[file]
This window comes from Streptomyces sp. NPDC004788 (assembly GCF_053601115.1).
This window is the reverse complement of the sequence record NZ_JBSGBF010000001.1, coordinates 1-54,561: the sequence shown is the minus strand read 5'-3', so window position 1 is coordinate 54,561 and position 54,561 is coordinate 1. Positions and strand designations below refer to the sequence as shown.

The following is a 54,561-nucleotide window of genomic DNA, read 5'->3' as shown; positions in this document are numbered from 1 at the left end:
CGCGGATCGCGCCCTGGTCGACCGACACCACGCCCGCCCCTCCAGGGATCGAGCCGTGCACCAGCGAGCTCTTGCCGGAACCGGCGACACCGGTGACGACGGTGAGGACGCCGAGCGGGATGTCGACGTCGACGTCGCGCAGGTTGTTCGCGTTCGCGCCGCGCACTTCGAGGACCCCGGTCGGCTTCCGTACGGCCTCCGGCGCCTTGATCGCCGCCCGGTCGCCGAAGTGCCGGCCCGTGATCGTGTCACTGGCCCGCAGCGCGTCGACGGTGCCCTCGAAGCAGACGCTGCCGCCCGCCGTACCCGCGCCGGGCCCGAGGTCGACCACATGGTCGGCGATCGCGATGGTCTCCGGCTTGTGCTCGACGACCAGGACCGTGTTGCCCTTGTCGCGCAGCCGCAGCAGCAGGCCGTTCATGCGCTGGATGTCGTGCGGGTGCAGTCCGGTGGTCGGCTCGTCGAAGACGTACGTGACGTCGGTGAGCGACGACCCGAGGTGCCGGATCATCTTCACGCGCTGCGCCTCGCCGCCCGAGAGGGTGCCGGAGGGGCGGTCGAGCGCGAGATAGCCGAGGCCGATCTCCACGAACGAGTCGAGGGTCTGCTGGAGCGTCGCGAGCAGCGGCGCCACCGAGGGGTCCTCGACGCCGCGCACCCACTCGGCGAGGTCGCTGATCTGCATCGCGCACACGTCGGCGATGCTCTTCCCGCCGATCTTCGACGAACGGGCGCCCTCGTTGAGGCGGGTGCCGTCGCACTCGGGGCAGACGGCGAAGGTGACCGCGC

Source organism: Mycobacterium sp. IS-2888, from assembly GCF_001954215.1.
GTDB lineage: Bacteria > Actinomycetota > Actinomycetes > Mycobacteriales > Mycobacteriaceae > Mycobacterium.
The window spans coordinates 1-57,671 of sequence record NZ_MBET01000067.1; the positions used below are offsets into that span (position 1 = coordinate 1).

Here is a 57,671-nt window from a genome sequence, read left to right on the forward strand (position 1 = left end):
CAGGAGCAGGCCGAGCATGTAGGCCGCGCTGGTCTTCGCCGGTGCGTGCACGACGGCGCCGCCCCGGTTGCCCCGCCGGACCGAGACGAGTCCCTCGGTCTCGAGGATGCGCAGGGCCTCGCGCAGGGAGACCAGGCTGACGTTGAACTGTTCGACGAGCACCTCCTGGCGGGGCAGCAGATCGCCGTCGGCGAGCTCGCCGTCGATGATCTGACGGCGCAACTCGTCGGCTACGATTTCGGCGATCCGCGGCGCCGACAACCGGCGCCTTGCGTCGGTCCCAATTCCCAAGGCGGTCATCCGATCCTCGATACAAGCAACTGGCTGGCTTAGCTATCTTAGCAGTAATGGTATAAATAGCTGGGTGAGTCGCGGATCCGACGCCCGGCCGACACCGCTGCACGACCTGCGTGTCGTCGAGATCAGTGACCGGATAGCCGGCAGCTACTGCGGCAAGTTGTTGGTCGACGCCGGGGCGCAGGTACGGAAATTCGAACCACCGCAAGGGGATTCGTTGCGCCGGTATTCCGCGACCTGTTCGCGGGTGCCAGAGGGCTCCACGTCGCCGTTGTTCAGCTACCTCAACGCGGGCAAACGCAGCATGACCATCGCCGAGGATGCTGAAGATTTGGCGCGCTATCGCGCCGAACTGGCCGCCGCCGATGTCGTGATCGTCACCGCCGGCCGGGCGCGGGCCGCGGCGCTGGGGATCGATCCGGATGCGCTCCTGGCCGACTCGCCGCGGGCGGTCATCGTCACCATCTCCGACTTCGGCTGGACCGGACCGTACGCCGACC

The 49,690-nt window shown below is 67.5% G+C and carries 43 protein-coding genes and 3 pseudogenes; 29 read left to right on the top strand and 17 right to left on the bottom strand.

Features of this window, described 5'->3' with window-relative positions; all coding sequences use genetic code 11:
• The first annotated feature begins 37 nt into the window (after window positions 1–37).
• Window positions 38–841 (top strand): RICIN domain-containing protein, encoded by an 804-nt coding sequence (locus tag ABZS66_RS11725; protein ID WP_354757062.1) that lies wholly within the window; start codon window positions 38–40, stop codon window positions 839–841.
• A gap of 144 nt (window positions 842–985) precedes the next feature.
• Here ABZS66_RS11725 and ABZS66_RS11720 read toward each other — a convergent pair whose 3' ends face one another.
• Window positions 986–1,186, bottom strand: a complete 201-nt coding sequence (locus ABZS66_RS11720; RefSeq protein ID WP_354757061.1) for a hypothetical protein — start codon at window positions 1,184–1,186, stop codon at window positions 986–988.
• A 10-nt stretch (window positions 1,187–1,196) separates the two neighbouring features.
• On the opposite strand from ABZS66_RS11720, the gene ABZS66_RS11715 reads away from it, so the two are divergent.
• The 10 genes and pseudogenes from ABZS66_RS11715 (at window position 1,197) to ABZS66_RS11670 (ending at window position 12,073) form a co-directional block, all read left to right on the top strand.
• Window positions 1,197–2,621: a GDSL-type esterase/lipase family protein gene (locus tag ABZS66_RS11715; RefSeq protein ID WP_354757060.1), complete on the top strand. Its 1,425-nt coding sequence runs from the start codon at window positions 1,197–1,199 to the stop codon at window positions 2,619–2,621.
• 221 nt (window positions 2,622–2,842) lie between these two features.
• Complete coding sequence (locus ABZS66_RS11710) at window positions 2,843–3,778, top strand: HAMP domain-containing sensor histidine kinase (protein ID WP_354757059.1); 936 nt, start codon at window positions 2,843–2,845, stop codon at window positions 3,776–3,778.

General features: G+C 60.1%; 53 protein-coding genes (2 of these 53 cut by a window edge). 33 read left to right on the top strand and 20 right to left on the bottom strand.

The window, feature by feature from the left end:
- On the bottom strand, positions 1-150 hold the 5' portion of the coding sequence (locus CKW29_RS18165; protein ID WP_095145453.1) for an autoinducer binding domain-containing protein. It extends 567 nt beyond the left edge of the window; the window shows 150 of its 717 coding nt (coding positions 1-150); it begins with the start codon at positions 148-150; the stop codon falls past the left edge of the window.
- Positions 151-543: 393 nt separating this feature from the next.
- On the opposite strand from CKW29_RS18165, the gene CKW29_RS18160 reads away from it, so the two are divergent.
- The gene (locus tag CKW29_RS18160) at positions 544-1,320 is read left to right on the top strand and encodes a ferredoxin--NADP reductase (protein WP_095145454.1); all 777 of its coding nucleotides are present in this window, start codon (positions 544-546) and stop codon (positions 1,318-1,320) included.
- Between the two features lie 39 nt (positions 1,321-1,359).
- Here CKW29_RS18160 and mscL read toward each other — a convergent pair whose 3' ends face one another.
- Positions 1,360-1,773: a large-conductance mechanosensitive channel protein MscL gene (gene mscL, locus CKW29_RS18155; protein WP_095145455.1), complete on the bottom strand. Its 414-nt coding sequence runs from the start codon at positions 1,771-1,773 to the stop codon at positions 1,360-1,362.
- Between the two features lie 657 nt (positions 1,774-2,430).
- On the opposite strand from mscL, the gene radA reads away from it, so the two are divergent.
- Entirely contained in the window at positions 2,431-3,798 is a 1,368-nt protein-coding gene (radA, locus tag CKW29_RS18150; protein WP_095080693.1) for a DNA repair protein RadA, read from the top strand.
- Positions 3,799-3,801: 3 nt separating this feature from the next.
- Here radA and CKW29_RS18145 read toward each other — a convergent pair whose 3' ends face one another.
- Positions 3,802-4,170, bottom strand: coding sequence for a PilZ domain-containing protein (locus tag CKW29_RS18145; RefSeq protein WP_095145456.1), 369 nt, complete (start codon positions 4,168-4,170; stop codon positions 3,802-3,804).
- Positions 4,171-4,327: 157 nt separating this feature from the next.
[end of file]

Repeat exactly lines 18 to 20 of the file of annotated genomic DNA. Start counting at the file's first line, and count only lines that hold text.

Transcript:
• On the opposite strand from ABZS66_RS11720, the gene ABZS66_RS11715 reads away from it, so the two are divergent.
• The 10 genes and pseudogenes from ABZS66_RS11715 (at window position 1,197) to ABZS66_RS11670 (ending at window position 12,073) form a co-directional block, all read left to right on the top strand.
• Window positions 1,197–2,621: a GDSL-type esterase/lipase family protein gene (locus tag ABZS66_RS11715; RefSeq protein ID WP_354757060.1), complete on the top strand. Its 1,425-nt coding sequence runs from the start codon at window positions 1,197–1,199 to the stop codon at window positions 2,619–2,621.